We called the police, who grabbed at them and missed and seemed reluctant to do anything else to things that looked like six-year-olds. We called child protective services, who said a representative will be with you shortly, please hold. We wondered if we should call the national guard.
Pets started going missing.
Doug Mason encountered a girl alone while he was out walking his dog early in the morning. He let her pet the dog and then tried to put her hand on his crotch. Suddenly a pack of girls appeared and descended on him, shrieking and kicking and biting.
When the police arrived they found the pulpy remains of a human corpse and a dead dog with deep gouges on its sides.
A few of us who were men with NRA memberships decided enough was enough, it was time to take matters into our own hands, especially considering this was all probably a government conspiracy anyway. We stalked a swarm that had settled on a playground and opened fire, but it was like shooting into a cloud of butterflies. The more tiny bodies that fell from monkey bars and smeared trails of blood down twisty slides, the more seemed to appear from the bushes, from the trees, from thin air.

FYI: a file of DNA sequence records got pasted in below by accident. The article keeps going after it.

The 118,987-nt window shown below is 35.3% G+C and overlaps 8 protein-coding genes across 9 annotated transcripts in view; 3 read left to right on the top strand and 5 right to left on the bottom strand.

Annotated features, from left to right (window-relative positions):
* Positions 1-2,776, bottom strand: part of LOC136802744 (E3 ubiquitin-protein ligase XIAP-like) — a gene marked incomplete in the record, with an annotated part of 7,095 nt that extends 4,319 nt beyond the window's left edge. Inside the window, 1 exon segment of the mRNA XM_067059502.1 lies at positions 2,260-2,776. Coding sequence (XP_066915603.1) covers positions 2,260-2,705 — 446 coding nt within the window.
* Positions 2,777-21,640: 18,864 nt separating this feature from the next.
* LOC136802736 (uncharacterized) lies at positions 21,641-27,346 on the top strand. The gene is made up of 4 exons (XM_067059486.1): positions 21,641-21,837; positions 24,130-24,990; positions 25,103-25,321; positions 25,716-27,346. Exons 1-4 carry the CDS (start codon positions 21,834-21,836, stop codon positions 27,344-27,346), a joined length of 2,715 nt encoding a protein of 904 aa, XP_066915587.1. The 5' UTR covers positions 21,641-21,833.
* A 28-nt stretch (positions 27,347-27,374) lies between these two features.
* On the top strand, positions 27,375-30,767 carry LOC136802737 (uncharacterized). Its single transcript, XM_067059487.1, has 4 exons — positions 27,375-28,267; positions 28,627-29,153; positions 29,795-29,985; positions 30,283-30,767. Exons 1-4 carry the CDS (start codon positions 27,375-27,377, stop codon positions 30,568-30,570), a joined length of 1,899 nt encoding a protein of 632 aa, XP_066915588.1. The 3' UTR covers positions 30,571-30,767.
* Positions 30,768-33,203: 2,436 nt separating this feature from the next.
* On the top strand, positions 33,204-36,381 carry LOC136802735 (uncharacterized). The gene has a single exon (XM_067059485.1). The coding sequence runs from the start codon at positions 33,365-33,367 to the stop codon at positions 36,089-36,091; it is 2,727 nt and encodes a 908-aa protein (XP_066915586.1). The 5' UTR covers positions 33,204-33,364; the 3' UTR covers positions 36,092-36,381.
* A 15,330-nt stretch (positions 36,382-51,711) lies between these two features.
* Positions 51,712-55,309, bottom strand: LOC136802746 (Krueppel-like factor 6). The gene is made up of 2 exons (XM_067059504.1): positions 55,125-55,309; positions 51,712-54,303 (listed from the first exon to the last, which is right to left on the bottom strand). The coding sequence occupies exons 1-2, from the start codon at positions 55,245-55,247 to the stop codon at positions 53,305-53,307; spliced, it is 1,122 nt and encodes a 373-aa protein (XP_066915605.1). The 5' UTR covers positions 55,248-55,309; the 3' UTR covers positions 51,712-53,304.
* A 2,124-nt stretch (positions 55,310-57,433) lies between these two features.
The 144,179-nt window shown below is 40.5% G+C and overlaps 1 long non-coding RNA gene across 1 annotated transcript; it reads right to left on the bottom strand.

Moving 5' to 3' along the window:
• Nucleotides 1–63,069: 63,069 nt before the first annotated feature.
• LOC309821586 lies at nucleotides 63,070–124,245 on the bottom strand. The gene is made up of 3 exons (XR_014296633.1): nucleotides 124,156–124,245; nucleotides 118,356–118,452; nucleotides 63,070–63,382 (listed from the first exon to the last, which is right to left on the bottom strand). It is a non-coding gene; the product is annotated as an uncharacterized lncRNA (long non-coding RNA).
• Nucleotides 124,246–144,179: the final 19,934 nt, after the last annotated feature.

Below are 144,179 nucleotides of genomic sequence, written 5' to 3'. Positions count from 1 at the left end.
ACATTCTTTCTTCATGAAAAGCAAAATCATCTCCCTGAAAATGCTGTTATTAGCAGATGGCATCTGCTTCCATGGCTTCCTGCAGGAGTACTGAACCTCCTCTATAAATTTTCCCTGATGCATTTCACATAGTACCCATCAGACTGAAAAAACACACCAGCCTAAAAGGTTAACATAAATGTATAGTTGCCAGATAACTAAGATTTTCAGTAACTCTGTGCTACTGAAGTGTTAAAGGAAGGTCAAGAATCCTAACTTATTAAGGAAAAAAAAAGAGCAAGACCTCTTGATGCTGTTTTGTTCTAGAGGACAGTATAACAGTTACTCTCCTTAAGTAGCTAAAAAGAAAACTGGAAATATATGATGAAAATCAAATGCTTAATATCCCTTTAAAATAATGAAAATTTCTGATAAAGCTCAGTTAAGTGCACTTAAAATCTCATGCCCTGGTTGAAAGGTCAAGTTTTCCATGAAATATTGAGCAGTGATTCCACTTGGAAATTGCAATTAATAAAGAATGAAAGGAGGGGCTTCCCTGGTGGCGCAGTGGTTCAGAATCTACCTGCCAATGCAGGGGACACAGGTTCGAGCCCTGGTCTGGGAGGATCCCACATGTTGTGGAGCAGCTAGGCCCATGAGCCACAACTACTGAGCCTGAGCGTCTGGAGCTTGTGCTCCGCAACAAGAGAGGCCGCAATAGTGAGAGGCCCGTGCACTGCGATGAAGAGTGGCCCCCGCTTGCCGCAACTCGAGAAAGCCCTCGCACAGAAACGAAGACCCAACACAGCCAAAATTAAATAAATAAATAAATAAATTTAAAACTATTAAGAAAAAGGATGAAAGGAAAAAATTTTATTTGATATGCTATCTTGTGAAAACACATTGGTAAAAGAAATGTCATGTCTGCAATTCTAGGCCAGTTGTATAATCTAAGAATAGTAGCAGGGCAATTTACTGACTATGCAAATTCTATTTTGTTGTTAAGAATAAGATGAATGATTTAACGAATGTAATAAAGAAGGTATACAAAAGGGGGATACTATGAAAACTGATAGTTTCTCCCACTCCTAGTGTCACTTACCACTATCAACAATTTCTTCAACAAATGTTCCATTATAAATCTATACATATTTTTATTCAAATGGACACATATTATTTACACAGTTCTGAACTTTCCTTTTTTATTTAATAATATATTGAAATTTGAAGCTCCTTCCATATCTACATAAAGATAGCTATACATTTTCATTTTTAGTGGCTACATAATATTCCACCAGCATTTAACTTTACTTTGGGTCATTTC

They multiplied faster and faster. We couldn’t walk to the coffee shop without little girls trying to bite at our ankles. We couldn’t pull out of our driveways without them swarming our cars. We couldn’t let our kids play outside because they would be punched and kicked. Many of us began to pray.
One night, a shadow darkened the moon and a few of us got our periods early. We were the ones who had tried the hardest, who had marched and protested and knocked on doors, pleading with the rest of the town to heed the warnings of the past few years. Some of us nodded sympathetically before we said I have to take a call now, goodbye. Some of us told our neighbors they were going to hell.